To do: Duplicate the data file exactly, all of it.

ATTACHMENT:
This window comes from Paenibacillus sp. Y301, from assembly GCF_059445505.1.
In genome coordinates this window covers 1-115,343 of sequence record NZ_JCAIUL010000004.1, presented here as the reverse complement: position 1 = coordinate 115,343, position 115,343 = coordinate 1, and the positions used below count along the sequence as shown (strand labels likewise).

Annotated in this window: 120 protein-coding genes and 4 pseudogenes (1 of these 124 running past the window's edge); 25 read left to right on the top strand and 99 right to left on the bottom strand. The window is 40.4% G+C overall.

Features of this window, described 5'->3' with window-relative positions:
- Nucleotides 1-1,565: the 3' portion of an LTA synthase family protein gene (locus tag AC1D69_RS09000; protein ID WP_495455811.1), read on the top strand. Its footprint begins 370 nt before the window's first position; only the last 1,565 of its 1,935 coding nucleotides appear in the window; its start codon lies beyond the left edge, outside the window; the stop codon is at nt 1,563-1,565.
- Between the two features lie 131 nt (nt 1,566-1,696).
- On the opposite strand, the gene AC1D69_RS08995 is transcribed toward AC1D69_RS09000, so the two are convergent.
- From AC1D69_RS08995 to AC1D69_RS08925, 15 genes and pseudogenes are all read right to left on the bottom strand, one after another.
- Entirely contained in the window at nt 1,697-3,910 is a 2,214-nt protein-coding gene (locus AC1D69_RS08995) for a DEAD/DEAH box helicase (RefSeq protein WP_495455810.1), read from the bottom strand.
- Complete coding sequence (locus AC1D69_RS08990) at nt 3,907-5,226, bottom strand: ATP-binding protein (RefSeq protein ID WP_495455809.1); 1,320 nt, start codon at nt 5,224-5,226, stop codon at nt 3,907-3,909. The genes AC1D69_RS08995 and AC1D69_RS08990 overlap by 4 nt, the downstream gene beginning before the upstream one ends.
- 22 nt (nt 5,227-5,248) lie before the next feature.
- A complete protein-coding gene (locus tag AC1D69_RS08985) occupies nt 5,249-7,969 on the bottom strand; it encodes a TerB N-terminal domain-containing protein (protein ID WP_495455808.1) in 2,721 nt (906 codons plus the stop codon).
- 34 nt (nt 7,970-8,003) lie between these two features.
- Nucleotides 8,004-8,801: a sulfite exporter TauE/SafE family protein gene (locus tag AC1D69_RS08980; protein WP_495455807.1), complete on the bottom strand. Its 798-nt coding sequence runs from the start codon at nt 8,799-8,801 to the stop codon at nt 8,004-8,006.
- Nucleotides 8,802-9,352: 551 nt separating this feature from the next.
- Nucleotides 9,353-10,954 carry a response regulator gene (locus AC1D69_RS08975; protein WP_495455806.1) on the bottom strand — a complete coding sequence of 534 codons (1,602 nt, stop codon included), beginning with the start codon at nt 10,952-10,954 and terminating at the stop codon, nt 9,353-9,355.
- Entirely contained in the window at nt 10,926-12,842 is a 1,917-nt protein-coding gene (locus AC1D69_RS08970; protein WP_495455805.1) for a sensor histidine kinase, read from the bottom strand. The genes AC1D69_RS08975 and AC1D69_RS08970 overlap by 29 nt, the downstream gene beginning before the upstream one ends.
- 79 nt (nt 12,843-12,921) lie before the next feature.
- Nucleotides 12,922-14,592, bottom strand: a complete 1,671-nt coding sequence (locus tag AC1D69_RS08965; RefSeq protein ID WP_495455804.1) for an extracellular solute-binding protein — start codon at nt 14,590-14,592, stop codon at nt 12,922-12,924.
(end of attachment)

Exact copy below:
This window comes from Paenibacillus sp. Y301, from assembly GCF_059445505.1.
In genome coordinates this window covers 1-115,343 of sequence record NZ_JCAIUL010000004.1, presented here as the reverse complement: position 1 = coordinate 115,343, position 115,343 = coordinate 1, and the positions used below count along the sequence as shown (strand labels likewise).

Annotated in this window: 120 protein-coding genes and 4 pseudogenes (1 of these 124 running past the window's edge); 25 read left to right on the top strand and 99 right to left on the bottom strand. The window is 40.4% G+C overall.

Features of this window, described 5'->3' with window-relative positions:
- Nucleotides 1-1,565: the 3' portion of an LTA synthase family protein gene (locus tag AC1D69_RS09000; protein ID WP_495455811.1), read on the top strand. Its footprint begins 370 nt before the window's first position; only the last 1,565 of its 1,935 coding nucleotides appear in the window; its start codon lies beyond the left edge, outside the window; the stop codon is at nt 1,563-1,565.
- Between the two features lie 131 nt (nt 1,566-1,696).
- On the opposite strand, the gene AC1D69_RS08995 is transcribed toward AC1D69_RS09000, so the two are convergent.
- From AC1D69_RS08995 to AC1D69_RS08925, 15 genes and pseudogenes are all read right to left on the bottom strand, one after another.
- Entirely contained in the window at nt 1,697-3,910 is a 2,214-nt protein-coding gene (locus AC1D69_RS08995) for a DEAD/DEAH box helicase (RefSeq protein WP_495455810.1), read from the bottom strand.
- Complete coding sequence (locus AC1D69_RS08990) at nt 3,907-5,226, bottom strand: ATP-binding protein (RefSeq protein ID WP_495455809.1); 1,320 nt, start codon at nt 5,224-5,226, stop codon at nt 3,907-3,909. The genes AC1D69_RS08995 and AC1D69_RS08990 overlap by 4 nt, the downstream gene beginning before the upstream one ends.
- 22 nt (nt 5,227-5,248) lie before the next feature.
- A complete protein-coding gene (locus tag AC1D69_RS08985) occupies nt 5,249-7,969 on the bottom strand; it encodes a TerB N-terminal domain-containing protein (protein ID WP_495455808.1) in 2,721 nt (906 codons plus the stop codon).
- 34 nt (nt 7,970-8,003) lie between these two features.
- Nucleotides 8,004-8,801: a sulfite exporter TauE/SafE family protein gene (locus tag AC1D69_RS08980; protein WP_495455807.1), complete on the bottom strand. Its 798-nt coding sequence runs from the start codon at nt 8,799-8,801 to the stop codon at nt 8,004-8,006.
- Nucleotides 8,802-9,352: 551 nt separating this feature from the next.
- Nucleotides 9,353-10,954 carry a response regulator gene (locus AC1D69_RS08975; protein WP_495455806.1) on the bottom strand — a complete coding sequence of 534 codons (1,602 nt, stop codon included), beginning with the start codon at nt 10,952-10,954 and terminating at the stop codon, nt 9,353-9,355.
- Entirely contained in the window at nt 10,926-12,842 is a 1,917-nt protein-coding gene (locus AC1D69_RS08970; protein WP_495455805.1) for a sensor histidine kinase, read from the bottom strand. The genes AC1D69_RS08975 and AC1D69_RS08970 overlap by 29 nt, the downstream gene beginning before the upstream one ends.
- 79 nt (nt 12,843-12,921) lie before the next feature.
- Nucleotides 12,922-14,592, bottom strand: a complete 1,671-nt coding sequence (locus tag AC1D69_RS08965; RefSeq protein ID WP_495455804.1) for an extracellular solute-binding protein — start codon at nt 14,590-14,592, stop codon at nt 12,922-12,924.